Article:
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Celebrating Christmas Around the World with Tea

Celebrating Christmas Around the World with Tea
Celebrating Christmas Around the World with Tea

Christmas is a time for gathering with friends and family, and there’s no better way to create a special atmosphere than by enjoying tea together. Around the world, people celebrate Christmas in their own unique ways – from decorating trees to attending midnight mass - but something that binds them all together is the love of tea. Here, we explore how different cultures around the world have adopted tea as part of their seasonal celebrations.

In Japan, members of a household gather around the kotatsu table (a type of low wooden table covered by heavy blankets or quilts) and enjoy o-cha no iri-kai (tea ceremony). After everyone has taken part in making Japanese green tea, they share stories and eat traditional Japanese Christmas cake.

In the UK, some families will have Afternoon Tea on Christmas Day – a tradition that dates back to the 19th Century. This typically consists of a selection of sweet and savoury foods served alongside tea or coffee – although tea is often preferred!

Families in Mexico celebrate with Rosca de Reyes (a circular shaped bun) which is enjoyed on the 6th January (the 12th day after Christmas). The traditional accompaniment to this treat is champurrado – a hot chocolate made from masa (corn dough) and flavored with spices and chocolate. This is usually served alongside a pot of Mexican herbal tea for those who don’t like the taste of hot chocolate.

In India, Christmas is celebrated with a traditional sweet treat called plum cake. This is usually accompanied by masala chai - a spiced tea made with milk and aromatic spices like cardamom, cinnamon and ginger – all of which are perfect for warming up on cold winter days.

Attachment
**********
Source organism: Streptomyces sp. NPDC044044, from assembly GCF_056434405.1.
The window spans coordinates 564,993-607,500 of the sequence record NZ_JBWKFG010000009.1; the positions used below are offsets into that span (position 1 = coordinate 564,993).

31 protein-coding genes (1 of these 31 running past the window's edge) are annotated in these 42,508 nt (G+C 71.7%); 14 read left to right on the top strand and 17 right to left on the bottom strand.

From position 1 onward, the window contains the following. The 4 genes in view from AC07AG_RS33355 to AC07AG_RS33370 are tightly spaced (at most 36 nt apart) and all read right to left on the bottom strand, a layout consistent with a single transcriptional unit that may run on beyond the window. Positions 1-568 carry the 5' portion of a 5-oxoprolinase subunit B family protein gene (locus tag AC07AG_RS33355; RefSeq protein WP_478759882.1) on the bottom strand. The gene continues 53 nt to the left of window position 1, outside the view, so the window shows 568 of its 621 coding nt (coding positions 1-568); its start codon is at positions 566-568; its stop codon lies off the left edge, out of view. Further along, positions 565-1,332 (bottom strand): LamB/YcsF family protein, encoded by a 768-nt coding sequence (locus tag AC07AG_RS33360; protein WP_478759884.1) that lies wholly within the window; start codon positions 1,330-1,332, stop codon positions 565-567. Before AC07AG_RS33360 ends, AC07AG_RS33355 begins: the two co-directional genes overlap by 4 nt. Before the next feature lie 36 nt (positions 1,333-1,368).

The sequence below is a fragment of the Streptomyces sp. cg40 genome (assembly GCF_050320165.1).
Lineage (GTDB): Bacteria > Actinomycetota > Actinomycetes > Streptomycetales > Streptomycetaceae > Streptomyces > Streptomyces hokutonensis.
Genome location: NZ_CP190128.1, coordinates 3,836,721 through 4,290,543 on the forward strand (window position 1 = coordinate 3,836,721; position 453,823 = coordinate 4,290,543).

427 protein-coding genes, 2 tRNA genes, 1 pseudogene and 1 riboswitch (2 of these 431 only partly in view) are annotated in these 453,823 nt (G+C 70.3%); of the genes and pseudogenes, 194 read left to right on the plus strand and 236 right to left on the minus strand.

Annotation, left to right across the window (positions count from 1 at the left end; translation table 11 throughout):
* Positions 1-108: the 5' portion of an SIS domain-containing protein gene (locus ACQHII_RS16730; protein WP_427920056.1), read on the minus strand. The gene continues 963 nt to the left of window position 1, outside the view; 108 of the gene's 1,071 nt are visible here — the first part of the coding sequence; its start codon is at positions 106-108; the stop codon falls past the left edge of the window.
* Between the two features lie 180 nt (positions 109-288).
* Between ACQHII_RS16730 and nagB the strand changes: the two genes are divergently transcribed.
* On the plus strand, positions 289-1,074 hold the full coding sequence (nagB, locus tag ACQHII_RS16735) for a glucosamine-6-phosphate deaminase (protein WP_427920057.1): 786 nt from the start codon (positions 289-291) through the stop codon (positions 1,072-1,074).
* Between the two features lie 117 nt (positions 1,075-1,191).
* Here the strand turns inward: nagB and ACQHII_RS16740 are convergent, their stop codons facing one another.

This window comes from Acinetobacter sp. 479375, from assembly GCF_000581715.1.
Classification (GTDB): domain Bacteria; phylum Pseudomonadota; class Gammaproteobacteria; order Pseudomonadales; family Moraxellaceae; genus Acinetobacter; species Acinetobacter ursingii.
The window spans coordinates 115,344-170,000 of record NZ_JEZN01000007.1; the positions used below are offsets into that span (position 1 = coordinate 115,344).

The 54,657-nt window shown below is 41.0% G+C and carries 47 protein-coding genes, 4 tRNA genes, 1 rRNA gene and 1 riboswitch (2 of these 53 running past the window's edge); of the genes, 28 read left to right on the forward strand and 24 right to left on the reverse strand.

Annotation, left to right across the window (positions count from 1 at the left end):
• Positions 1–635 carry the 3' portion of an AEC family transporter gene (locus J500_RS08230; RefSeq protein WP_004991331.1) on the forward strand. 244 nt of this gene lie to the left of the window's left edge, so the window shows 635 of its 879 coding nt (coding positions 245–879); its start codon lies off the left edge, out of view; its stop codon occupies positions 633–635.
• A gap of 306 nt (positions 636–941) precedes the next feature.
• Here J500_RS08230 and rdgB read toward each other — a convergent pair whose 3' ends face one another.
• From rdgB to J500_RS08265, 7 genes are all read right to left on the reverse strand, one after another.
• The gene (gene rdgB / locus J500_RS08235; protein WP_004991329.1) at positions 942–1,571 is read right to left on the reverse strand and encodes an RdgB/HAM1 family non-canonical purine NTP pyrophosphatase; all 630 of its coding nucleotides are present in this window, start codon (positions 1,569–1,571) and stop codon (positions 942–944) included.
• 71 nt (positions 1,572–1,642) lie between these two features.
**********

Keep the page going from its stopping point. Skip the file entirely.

In Russia, families will often enjoy afternoon tea with traditional Russian cakes and pastries such as pryaniki (honey-dipped gingerbread cookies). The traditional accompaniment is strong black tea known as zavarka – usually served with a teaspoon of jam.

In Sri Lanka, Christmas is celebrated with a traditional sweet bread called Kithul Pani Pol or Treacle Bread. This is usually served alongside the national drink – Ceylon black tea – which has a bright, bold flavour that’s perfect for any special occasion.

So this Christmas, why not embrace the tradition of tea-drinking around the world? Get together with family and friends, put on the kettle and enjoy some time together sipping one of our festive blends. Cheers!

No matter how you choose to celebrate Christmas in your own culture, adding tea is sure to make it even more special! So why not try one of our festive flavours this year and create your own unique traditions? Cheers!Happy Holidays


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